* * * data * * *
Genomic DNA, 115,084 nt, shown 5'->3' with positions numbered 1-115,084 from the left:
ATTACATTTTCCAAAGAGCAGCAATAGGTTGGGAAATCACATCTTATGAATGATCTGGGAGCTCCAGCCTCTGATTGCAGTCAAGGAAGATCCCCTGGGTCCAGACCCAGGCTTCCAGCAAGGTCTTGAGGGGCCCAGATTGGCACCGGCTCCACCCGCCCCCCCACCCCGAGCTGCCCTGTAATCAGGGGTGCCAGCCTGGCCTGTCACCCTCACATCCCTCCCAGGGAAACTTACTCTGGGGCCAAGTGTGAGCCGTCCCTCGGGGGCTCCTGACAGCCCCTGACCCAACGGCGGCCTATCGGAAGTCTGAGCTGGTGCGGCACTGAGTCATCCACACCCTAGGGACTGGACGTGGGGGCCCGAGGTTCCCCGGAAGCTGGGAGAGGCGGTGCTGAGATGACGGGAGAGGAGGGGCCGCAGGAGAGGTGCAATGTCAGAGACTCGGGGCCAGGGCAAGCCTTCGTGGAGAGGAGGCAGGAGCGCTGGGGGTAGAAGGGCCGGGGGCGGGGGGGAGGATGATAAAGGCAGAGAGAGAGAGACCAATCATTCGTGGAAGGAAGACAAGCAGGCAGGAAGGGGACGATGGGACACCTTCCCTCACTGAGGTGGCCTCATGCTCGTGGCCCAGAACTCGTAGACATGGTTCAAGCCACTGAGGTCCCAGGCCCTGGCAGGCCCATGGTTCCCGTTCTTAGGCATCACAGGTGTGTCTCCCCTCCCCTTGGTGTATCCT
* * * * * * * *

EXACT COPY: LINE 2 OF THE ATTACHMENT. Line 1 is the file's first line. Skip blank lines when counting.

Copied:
ATTACATTTTCCAAAGAGCAGCAATAGGTTGGGAAATCACATCTTATGAATGATCTGGGAGCTCCAGCCTCTGATTGCAGTCAAGGAAGATCCCCTGGGTCCAGACCCAGGCTTCCAGCAAGGTCTTGAGGGGCCCAGATTGGCACCGGCTCCACCCGCCCCCCCACCCCGAGCTGCCCTGTAATCAGGGGTGCCAGCCTGGCCTGTCACCCTCACATCCCTCCCAGGGAAACTTACTCTGGGGCCAAGTGTGAGCCGTCCCTCGGGGGCTCCTGACAGCCCCTGACCCAACGGCGGCCTATCGGAAGTCTGAGCTGGTGCGGCACTGAGTCATCCACACCCTAGGGACTGGACGTGGGGGCCCGAGGTTCCCCGGAAGCTGGGAGAGGCGGTGCTGAGATGACGGGAGAGGAGGGGCCGCAGGAGAGGTGCAATGTCAGAGACTCGGGGCCAGGGCAAGCCTTCGTGGAGAGGAGGCAGGAGCGCTGGGGGTAGAAGGGCCGGGGGCGGGGGGGAGGATGATAAAGGCAGAGAGAGAGAGACCAATCATTCGTGGAAGGAAGACAAGCAGGCAGGAAGGGGACGATGGGACACCTTCCCTCACTGAGGTGGCCTCATGCTCGTGGCCCAGAACTCGTAGACATGGTTCAAGCCACTGAGGTCCCAGGCCCTGGCAGGCCCATGGTTCCCGTTCTTAGGCATCACAGGTGTGTCTCCCCTCCCCTTGGTGTATCCT